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Health

Japanese encephalitis—terrible disease or the hottest new band?

PATH | Aaron Joel Santos

This post is part of the #ProtectingKids blog series. Read the whole series here.


Just last week, Laos launched a nationwide Japanese encephalitis campaign aimed at reaching 1.5 million children.

Hold up. That is a LOT of kids who will now be protected against disease!

None of this would have been possible without Gavi, the Vaccine Alliance which distributed the first round of the Japanese encephalitis vaccine in Vientiane, the capital of Laos, and intends to reach the whole country.

In case you don’t know, Gavi is a public-private partnership that seeks to bring together governments, businesses, and civil society organizations to work together to help increase access to immunization. In January, Gavi hosted a replenishment conference which saw commitments totaling more than $7.5 billion. This month’s launch of the Japanese encephalitis campaign is just one example of these dollars hard at work.

Never heard of Japanese encephalitis? No, it isn’t a sweet new J-pop band. Here’s a quick overview:

Encephalitis, commonly known as “brain fever,” causes inflammation of the brain which can adversely alter behavior and physical capability, resulting in lifelong disability or death. This is Gavi’s first campaign battling Japanese encephalitis in Asia, and the organization has pledged to take nationwide action against the incurable disease.

Because Japanese encephalitis can only be prevented and not cured, the development of the vaccine is expected to have tremendous effects. Anuradha Gupta, Deputy CEO of Gavi explains,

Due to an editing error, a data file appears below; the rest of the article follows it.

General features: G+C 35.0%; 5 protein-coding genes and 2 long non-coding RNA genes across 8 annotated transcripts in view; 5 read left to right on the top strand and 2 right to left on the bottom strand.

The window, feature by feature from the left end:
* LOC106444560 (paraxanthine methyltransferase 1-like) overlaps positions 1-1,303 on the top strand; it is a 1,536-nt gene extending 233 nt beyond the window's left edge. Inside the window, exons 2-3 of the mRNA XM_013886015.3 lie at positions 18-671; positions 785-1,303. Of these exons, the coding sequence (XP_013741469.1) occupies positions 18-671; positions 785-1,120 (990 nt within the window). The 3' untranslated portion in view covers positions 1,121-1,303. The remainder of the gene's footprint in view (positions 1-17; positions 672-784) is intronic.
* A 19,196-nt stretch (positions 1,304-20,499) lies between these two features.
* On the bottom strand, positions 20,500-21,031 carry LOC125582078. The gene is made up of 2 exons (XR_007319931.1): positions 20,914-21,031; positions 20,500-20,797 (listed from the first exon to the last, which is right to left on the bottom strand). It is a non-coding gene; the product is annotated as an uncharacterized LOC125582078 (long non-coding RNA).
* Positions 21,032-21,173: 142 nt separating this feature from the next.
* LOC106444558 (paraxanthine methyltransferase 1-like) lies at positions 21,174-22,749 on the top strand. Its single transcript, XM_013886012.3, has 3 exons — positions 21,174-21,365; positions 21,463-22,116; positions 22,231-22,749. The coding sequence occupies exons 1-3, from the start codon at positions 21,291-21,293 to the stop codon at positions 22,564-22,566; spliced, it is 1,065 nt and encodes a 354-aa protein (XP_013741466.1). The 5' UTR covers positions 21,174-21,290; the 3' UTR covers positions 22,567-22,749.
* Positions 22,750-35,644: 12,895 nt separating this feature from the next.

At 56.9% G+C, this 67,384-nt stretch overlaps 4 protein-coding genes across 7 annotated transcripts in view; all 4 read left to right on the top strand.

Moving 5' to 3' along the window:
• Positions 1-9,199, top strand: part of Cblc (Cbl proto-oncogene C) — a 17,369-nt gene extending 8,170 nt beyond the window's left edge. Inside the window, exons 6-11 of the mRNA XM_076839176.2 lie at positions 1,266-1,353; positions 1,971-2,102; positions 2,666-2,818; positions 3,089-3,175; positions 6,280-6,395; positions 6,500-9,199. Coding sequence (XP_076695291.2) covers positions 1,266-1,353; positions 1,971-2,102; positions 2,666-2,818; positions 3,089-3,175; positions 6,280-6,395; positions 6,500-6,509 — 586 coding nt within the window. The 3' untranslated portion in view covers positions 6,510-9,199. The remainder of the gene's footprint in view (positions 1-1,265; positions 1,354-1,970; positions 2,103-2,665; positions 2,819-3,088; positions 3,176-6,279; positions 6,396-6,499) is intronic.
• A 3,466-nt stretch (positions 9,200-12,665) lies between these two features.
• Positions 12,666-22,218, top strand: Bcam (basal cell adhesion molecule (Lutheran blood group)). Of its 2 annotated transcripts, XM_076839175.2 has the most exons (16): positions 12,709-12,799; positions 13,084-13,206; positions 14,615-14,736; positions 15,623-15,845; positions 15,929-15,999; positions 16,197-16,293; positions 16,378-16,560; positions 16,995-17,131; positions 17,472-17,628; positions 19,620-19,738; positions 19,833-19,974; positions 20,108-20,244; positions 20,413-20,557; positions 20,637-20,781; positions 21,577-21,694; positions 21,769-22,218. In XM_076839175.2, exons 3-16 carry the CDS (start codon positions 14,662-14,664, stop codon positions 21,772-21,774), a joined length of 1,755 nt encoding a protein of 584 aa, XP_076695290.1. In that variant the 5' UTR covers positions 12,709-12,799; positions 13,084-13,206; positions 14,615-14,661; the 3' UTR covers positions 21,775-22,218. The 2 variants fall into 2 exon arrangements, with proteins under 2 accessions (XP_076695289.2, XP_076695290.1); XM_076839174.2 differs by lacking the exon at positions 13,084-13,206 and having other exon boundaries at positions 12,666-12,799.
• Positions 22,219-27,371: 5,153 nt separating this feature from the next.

Japanese encephalitis takes a terrible toll on its victims. It has a devastating impact on families who are left helpless as their children often die or are left severely disabled and unable to care for themselves. It is encouraging to see that Lao PDR is taking positive steps to protect its children from the dreadful consequences of JE and I am pleased that Gavi is able to offer its support.”

Gavi’s work is possible thanks to the efforts on the part of global health nonprofit, PATH, which after securing a grant from the Bill & Melinda Gates Foundation in 2003, spent more than a decade getting the vaccine approved internationally. What’s especially cool is that China, a country that used to receive aid from Gavi, developed and now manufactures this vaccine! This is also China’s first vaccine to be prequalified (basically meaning approved for efficiency and deemed to meet standards) by the World Health Organization.

PATH | Remember to check out PATH's #ProtectingKids series.

In Laos alone, this vaccine is estimated to ultimately reach over 300 million children thanks to Gavi! However, intentions to introduce similar efforts in Cambodia in January 2016 remind us that more work lays ahead.

To ensure more people have access to life-saving vaccines and healthcare, join us in calling on G7 leaders to make strengthening health systems a core priority of the G7 meetings this summer. Sign the petition!